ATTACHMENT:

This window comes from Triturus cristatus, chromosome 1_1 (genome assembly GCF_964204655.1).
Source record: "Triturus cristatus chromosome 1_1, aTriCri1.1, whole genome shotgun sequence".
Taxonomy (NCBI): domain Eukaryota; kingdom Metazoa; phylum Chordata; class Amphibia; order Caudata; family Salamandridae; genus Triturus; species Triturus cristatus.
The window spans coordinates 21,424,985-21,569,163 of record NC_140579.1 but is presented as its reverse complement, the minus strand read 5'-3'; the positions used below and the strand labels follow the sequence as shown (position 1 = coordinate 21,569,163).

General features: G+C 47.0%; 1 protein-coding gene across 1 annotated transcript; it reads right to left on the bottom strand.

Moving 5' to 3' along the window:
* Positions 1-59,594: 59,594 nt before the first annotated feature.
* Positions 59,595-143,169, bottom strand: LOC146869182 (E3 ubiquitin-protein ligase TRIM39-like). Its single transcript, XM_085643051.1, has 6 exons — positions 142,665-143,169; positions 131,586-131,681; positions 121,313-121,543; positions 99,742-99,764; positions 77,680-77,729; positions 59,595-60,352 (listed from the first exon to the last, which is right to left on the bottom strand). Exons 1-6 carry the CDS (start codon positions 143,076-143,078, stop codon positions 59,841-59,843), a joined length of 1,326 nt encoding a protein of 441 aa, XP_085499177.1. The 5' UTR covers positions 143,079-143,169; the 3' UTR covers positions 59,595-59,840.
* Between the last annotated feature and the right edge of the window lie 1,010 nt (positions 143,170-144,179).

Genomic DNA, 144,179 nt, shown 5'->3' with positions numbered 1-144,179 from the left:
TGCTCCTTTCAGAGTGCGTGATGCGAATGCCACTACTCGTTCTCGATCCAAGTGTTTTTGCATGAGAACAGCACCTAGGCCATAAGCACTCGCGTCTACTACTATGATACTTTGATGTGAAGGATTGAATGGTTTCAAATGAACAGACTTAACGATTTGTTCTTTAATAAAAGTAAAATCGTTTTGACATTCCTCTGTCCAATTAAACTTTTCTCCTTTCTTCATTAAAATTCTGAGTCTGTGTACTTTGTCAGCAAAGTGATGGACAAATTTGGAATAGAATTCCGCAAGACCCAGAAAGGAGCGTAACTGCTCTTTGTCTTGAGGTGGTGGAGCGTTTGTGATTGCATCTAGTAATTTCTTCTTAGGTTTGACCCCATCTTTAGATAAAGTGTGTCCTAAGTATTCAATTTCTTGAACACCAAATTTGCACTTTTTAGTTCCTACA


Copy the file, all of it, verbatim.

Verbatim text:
This window comes from Triturus cristatus, chromosome 1_1 (genome assembly GCF_964204655.1).
Source record: "Triturus cristatus chromosome 1_1, aTriCri1.1, whole genome shotgun sequence".
Taxonomy (NCBI): domain Eukaryota; kingdom Metazoa; phylum Chordata; class Amphibia; order Caudata; family Salamandridae; genus Triturus; species Triturus cristatus.
The window spans coordinates 21,424,985-21,569,163 of record NC_140579.1 but is presented as its reverse complement, the minus strand read 5'-3'; the positions used below and the strand labels follow the sequence as shown (position 1 = coordinate 21,569,163).

General features: G+C 47.0%; 1 protein-coding gene across 1 annotated transcript; it reads right to left on the bottom strand.

Moving 5' to 3' along the window:
* Positions 1-59,594: 59,594 nt before the first annotated feature.
* Positions 59,595-143,169, bottom strand: LOC146869182 (E3 ubiquitin-protein ligase TRIM39-like). Its single transcript, XM_085643051.1, has 6 exons — positions 142,665-143,169; positions 131,586-131,681; positions 121,313-121,543; positions 99,742-99,764; positions 77,680-77,729; positions 59,595-60,352 (listed from the first exon to the last, which is right to left on the bottom strand). Exons 1-6 carry the CDS (start codon positions 143,076-143,078, stop codon positions 59,841-59,843), a joined length of 1,326 nt encoding a protein of 441 aa, XP_085499177.1. The 5' UTR covers positions 143,079-143,169; the 3' UTR covers positions 59,595-59,840.
* Between the last annotated feature and the right edge of the window lie 1,010 nt (positions 143,170-144,179).

Genomic DNA, 144,179 nt, shown 5'->3' with positions numbered 1-144,179 from the left:
TGCTCCTTTCAGAGTGCGTGATGCGAATGCCACTACTCGTTCTCGATCCAAGTGTTTTTGCATGAGAACAGCACCTAGGCCATAAGCACTCGCGTCTACTACTATGATACTTTGATGTGAAGGATTGAATGGTTTCAAATGAACAGACTTAACGATTTGTTCTTTAATAAAAGTAAAATCGTTTTGACATTCCTCTGTCCAATTAAACTTTTCTCCTTTCTTCATTAAAATTCTGAGTCTGTGTACTTTGTCAGCAAAGTGATGGACAAATTTGGAATAGAATTCCGCAAGACCCAGAAAGGAGCGTAACTGCTCTTTGTCTTGAGGTGGTGGAGCGTTTGTGATTGCATCTAGTAATTTCTTCTTAGGTTTGACCCCATCTTTAGATAAAGTGTGTCCTAAGTATTCAATTTCTTGAACACCAAATTTGCACTTTTTAGTTCCTACA